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JEFFERSON CITY, Mo. (AP) — The Missouri Legislature began its final week on Monday. Here's a look at where some of the major issues stand before Friday's deadline to pass bills:
Authorizes $26 billion of spending for the 2016 fiscal year, including an $84 million increase in basic aid for public schools that is still well short of full funding under a state formula. Holds social services spending relatively flat. Signed by Nixon. HBs 1-13.
Details $300 million in bonding projects at the Capitol, higher education institutions and other state facilities. HBs 17-19.
Creates a scholarship program for dairy students and a state subsidy for federal dairy insurance. Signed by Nixon. HB259.
Authorizes sales tax exemptions for data storage centers that invest minimum amounts and create jobs with higher than average county wages. Signed by Nixon. HB149.
Bans state financial aid or some scholarships for immigrant students living in the U.S. illegally who are attending Missouri colleges or universities. SB224.
Limits cities' ability to ban plastic bags, impose a higher minimum wage or require employers to offer paid sick leave and other benefits. HB722.
Reinstates caps on non-economic damages in malpractice lawsuits against health care providers, which had been struck down by the state Supreme Court in 2012. Signed by Nixon. SB239.
Reduces the amount of revenue that cities can keep from traffic fines and fees, an issue raised by some Ferguson protesters who complained of being frequently stopped by police. Also caps fines for minor traffic violations, prohibits detainment to coerce payment and requires alternative sentencing options in municipal courts. SB5.
Overhauls a Missouri law that requires unaccredited school districts to pay tuition for students who opt to transfer to nearby schools. The bill would require students to first transfer to better-performing buildings within their districts and, if that's not an option, students could go to charter or online schools. HB42.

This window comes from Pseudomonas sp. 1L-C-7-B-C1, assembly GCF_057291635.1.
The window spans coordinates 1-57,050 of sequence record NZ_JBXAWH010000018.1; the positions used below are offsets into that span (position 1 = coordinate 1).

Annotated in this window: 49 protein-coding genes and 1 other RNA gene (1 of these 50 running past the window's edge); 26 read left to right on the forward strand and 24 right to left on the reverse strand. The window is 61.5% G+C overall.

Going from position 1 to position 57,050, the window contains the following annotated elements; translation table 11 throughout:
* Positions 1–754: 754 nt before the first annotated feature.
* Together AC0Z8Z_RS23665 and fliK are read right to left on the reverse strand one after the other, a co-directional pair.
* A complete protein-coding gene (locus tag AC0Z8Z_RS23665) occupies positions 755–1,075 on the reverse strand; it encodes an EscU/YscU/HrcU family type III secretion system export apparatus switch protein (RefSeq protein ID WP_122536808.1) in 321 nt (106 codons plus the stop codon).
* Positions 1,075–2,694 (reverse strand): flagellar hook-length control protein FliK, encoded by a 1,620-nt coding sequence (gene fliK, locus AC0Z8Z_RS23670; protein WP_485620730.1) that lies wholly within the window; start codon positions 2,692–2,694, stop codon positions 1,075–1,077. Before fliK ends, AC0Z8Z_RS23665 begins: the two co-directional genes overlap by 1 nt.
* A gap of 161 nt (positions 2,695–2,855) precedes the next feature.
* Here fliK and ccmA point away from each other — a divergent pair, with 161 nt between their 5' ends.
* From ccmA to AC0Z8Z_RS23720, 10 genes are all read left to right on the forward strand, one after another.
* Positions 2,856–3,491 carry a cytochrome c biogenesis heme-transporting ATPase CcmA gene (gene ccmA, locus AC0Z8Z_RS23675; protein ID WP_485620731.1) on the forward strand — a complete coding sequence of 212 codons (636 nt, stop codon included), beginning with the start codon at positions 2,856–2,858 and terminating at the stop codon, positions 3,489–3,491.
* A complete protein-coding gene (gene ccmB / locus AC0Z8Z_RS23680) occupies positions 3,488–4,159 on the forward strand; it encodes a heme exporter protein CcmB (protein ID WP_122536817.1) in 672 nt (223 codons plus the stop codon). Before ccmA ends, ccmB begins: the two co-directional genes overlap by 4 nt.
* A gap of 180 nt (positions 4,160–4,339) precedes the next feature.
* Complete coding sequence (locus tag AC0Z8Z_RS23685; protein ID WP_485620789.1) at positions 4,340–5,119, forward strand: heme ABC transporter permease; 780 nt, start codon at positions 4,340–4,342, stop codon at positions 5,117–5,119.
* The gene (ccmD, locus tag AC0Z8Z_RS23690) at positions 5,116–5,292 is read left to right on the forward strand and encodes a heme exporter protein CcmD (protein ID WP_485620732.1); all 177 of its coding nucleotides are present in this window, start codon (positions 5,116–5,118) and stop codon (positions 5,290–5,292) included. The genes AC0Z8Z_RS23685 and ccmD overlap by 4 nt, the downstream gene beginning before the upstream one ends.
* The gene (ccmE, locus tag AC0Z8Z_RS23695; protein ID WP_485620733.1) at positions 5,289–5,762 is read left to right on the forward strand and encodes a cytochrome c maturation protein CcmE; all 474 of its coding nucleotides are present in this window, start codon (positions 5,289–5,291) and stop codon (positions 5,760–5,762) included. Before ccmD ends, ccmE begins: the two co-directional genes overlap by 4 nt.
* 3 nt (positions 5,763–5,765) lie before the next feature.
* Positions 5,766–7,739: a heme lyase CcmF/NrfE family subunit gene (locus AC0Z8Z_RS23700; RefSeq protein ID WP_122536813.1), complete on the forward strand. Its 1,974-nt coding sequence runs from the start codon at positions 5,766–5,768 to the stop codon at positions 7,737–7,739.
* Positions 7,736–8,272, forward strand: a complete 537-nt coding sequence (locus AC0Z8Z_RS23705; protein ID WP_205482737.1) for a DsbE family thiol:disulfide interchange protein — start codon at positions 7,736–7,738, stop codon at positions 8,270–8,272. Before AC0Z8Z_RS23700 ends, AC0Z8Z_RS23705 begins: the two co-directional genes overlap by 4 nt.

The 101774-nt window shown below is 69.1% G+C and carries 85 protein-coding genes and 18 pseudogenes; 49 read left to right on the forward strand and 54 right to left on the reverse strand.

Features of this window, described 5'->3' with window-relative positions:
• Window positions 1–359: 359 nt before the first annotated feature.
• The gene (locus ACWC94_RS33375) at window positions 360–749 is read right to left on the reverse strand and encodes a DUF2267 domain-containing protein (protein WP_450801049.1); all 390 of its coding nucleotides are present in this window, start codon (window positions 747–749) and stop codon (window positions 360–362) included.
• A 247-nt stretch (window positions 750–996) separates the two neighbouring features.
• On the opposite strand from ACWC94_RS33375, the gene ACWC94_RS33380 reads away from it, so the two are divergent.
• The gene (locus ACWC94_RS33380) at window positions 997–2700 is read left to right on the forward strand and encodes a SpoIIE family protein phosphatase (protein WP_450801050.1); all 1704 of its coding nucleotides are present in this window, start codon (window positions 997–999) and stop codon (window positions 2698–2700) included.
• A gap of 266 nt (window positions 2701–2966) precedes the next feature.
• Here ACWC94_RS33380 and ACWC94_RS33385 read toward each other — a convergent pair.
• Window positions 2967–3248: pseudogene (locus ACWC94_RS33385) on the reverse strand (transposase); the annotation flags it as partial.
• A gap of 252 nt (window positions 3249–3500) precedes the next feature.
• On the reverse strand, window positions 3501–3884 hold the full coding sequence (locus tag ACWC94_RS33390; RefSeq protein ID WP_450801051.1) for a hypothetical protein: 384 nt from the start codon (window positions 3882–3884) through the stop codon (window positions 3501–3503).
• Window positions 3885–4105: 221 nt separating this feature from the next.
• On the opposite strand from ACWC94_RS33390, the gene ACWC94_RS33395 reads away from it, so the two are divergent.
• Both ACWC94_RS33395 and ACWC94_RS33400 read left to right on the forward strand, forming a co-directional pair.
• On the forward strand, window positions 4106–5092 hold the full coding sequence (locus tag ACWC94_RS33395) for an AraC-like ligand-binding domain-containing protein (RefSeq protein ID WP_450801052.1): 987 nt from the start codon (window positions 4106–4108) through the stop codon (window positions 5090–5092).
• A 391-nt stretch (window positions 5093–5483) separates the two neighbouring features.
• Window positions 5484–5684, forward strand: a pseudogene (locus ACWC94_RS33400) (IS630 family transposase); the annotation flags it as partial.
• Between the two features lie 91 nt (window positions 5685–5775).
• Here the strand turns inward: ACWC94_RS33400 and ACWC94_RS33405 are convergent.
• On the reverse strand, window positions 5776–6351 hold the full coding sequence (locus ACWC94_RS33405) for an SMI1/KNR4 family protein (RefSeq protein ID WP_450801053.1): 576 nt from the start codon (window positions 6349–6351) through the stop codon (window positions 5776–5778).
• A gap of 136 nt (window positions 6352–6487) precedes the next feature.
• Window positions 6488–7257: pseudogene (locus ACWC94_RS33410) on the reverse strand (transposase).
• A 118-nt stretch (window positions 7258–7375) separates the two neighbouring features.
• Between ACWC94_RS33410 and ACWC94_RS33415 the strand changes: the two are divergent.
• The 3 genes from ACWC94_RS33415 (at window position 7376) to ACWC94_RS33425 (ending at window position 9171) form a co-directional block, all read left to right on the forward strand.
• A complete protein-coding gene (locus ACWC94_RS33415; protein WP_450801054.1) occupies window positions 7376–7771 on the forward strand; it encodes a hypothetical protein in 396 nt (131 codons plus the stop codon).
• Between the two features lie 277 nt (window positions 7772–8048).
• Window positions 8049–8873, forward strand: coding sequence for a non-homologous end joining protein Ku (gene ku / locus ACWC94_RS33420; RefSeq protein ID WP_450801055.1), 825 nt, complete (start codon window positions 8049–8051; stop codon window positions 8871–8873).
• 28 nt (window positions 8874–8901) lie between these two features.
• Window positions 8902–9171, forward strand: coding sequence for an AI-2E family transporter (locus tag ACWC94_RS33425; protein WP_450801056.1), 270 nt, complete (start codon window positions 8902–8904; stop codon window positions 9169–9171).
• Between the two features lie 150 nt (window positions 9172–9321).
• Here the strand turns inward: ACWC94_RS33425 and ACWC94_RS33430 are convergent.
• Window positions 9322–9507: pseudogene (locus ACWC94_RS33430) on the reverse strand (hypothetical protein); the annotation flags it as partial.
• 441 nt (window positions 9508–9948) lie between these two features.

Cuts the maximum number of weeks of unemployment benefits that people can receive from 20 to as low as 13, depending on the unemployment rate in the state. Vetoed by Nixon. HB150.
Reduces the time that low-income people can receive cash benefits under the Temporary Assistance for Needy Families program from five years to three years and nine months. Passed by overriding Nixon's veto. SB24.
The House passed a bill requiring annual inspections of abortion clinics. The Senate has not debated any abortion-related bills.
The Senate and House each passed different versions of a measure that would increase public reporting on gifts to legislators and ban lawmakers from becoming lobbyists for a certain time after leaving office. Neither version addresses campaign contribution limits. The measure has stalled in House and Senate negotiations.
The Senate passed a measure revising Missouri's law governing police use of deadly force that's pending in the House. The House passed a measure limiting public access to videos from police body cameras that hasn't made it out of a Senate committee.
Democratic lawmakers proposed expanding Medicaid eligibility for low-income adults under the terms of President Barack Obama's health care law. Republican legislative leaders said that's not on their agenda.
The House and Senate each passed different versions of bills authorizing the creation of a state database to track prescriptions for certain medicines, an effort to spot people who may be abusing the drugs.
The Senate passed a measure that would bar Gov. Jay Nixon's administration from extending bonds without a vote of the people or Legislature — a measure targeted at a proposal for a new St. Louis Rams football stadium. The measure is pending in the House.
The Senate gave initial approval to a measure that would increase the gas tax by 1.5 cents for most types of fuel and 3.5 for diesel, but the proposal has since stalled.
The House passed a right-to-work bill that would prohibit labor contracts in which unions collect fees from employees who aren't members. The Senate is expected to debate the bill this week.
The House passed a proposed constitutional amendment and an accompanying bill that would require voters to show government-issued photo identification. The measures are pending in the Senate.